JK Bank

Kashmir is doused in mourning, and soaked in blood – once again. ‘Bloody November’ ended after 46 deaths in Kashmir, sparking outrageous protest and grieve mourning across the Valley. Nonetheless, December came. Today, on 15 December 2018, seven civilians were killed, while more than 60 were injured, and now lie in the hospitals.

A cold-numb morning in South Kashmir’s Pulwama district started with the gunfight in Kharpora, Sirnoo area. By the time last bullets were fired by the government forces, three militants, one army personnel, and at least seven civilians died. More than 60 received injuries in fierce clashes near the encounter site and its adjacent areas. Notably, one of the slain militants has been identified as deserted army personnel, Zahoor Thokar.

While one of the civilians was identified as the father of a 3-month-old girl, who was also in the area. Another was identified by a bystander as, “He is my son.”

Several rhetoric writers claimed that, if the oppression doesn’t stop, then one day, Kashmir would become such a battlefield, where every next dead will be yours. Hasn’t it happened – already?

Imagine walking in a neighbourhood, and watching a dead body lying, only to realize, “He is my son!”

“He is my son,” must have been the words of many fathers in Kashmir, in the last thirty years since the armed rebellion erupted. What made Mr Thokar desert with the gun – only to shoot from the other side? He had been on the state’s side, and he knew how long he will survive. But, he went. Why? These are the speculations, left to be done by students of political science and analysts.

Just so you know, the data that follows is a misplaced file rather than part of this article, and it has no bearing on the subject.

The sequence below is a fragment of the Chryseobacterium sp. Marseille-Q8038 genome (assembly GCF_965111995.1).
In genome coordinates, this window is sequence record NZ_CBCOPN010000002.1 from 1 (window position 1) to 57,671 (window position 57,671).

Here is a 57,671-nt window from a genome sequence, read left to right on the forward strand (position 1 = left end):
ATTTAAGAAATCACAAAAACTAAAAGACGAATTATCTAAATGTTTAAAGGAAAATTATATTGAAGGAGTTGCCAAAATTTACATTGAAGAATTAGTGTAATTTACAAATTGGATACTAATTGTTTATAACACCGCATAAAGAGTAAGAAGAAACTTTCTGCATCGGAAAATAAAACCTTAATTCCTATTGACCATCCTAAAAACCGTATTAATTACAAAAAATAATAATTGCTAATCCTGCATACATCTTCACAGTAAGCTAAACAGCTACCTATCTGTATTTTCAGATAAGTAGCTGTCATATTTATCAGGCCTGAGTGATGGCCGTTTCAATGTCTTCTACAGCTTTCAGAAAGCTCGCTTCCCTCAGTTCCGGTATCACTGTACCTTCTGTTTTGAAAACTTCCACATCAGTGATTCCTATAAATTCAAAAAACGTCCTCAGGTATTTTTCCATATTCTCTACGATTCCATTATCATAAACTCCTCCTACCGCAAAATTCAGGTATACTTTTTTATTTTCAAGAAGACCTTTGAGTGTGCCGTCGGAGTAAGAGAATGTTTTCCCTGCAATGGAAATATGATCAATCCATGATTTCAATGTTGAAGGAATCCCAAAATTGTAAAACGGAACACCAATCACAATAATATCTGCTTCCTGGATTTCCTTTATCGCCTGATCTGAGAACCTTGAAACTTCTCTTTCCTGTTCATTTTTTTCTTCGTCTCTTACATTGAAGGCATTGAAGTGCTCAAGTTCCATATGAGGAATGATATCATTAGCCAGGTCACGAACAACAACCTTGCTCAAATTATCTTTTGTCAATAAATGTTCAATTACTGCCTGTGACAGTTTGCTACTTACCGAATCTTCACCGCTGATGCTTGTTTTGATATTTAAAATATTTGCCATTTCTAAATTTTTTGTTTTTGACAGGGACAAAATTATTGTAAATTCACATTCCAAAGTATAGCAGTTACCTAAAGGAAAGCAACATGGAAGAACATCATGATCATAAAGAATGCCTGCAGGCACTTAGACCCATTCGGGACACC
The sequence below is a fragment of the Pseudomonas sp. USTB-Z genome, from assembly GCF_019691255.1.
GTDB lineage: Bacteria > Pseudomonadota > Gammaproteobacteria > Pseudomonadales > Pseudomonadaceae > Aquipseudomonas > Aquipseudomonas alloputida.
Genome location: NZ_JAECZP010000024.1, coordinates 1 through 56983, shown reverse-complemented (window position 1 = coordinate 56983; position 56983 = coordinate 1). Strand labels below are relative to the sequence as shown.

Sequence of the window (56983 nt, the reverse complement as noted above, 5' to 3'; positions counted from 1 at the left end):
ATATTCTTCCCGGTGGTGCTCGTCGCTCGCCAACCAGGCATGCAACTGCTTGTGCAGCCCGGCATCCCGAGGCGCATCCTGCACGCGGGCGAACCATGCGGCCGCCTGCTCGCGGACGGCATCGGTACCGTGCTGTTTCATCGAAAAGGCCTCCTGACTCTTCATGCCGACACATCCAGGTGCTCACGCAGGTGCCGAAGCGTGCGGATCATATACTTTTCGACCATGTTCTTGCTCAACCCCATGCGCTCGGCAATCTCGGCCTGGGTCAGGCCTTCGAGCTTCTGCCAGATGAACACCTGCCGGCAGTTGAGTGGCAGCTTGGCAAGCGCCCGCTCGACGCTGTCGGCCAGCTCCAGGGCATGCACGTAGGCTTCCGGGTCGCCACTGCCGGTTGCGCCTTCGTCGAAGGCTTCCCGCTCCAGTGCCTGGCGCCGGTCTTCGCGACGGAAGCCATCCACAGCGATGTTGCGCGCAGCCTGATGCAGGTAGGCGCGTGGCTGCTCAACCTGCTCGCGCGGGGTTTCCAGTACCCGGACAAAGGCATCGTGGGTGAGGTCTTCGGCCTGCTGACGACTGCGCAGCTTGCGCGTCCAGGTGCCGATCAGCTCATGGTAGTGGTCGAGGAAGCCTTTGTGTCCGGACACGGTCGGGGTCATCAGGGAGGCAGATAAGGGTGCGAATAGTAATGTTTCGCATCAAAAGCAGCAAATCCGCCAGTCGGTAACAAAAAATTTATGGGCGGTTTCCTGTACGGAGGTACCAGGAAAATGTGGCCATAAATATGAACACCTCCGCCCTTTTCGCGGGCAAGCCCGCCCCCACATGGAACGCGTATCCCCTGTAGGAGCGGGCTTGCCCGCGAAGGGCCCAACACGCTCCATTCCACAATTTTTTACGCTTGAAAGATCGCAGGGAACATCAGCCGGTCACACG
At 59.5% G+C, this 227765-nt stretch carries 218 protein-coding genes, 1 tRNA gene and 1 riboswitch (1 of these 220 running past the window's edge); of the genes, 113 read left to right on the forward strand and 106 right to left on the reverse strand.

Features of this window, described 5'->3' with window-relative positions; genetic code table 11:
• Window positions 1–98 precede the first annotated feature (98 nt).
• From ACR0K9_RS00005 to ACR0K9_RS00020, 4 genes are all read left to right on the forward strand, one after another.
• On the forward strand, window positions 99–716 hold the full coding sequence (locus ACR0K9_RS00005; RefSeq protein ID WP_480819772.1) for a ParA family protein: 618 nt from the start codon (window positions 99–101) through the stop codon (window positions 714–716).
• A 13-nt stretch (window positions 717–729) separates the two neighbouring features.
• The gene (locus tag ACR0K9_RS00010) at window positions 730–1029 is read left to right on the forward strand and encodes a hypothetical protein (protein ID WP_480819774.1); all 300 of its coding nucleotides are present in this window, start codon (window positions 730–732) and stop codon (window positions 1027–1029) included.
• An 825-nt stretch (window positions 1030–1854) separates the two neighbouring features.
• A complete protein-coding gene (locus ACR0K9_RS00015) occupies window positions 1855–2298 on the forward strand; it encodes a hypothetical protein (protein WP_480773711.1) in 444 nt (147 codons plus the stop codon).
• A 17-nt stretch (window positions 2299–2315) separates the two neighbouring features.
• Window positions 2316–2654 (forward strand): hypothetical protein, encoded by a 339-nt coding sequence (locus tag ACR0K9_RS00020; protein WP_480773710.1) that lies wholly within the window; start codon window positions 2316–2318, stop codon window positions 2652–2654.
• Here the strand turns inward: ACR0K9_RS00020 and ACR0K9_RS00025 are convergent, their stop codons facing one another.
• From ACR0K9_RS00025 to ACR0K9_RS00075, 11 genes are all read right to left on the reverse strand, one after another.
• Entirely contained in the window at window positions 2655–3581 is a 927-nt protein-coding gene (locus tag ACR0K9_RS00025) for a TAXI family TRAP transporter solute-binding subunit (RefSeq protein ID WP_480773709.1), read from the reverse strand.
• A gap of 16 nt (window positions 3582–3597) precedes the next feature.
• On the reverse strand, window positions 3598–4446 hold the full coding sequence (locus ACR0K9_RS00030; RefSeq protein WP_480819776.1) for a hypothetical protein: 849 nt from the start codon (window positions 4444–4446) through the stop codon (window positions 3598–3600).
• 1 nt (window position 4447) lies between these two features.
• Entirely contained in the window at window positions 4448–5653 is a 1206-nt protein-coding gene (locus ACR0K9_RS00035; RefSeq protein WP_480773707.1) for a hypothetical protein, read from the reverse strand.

Politicians in India and in Kashmir are known for the realpolitik approach. One of the members of the Joint Resistance Leadership (JRL), Mirwaiz Umar Farooq announced a protest march to Badamibagh Cantonment with a message to the Government of India – “Kill all at once, rather than killing us daily.”

While BJP spokesperson asked Pakistan to declare their country as ‘secular’, as a condition to initiate the ‘peace-dialogue’, and the External Affairs Minister, Sushma Swaraj declined the SAARC invitation in the meantime.

The tinge of peaceful future came in the face of opening of Kartarpur corridor, but Punjab minister Navjot Singh Siddhu’s presence swept all the prime time debates. Swaraj asked Pakistan to vacate all the area under its ‘illegal occupation’, while Foreign Secretary of Pakistan, Tehmina Janjua said in a statement that despite India’s negative attitude, Pakistan will keep pitching for the ‘peace-process.’

JRL is caught up one day between – call for shutdown or not? But give one nevertheless. The face of Kashmir politics- Mufti and Abdullah – were busy exchanging emojis and memes on Twitter, the governor ordered the state assembly to be dissolved.

Kashmir’s political diaspora seems to be more jubilant and naive than ever. A government-less state, shadowed by decades-long conflict, and extensive presence of forces, leaves a non-significant space to breathe.

The year 2018 has witnessed highest number of killings in the last one decade – with more than 3250 dead, at an average of 325 per year. Adding to that are 11 more today only.

Same CASO. Same pro-freedom slogans. Same bullet sounds. Same funeral prayers. And same shutdown calls. Same photo-ops by leaders. Same ’emissaries of peace.’ The violence in Kashmir has continued – with each passing day, week, month, and year, swallowing families, yet the two countries – India and Pakistan, find it hard to sit next to each other.

The question one must ask – how long will it take, how many bodies, how many graves, how much destruction, till someone looks at Kashmir as a region with real people living in it, and not just a ‘territorial dispute.’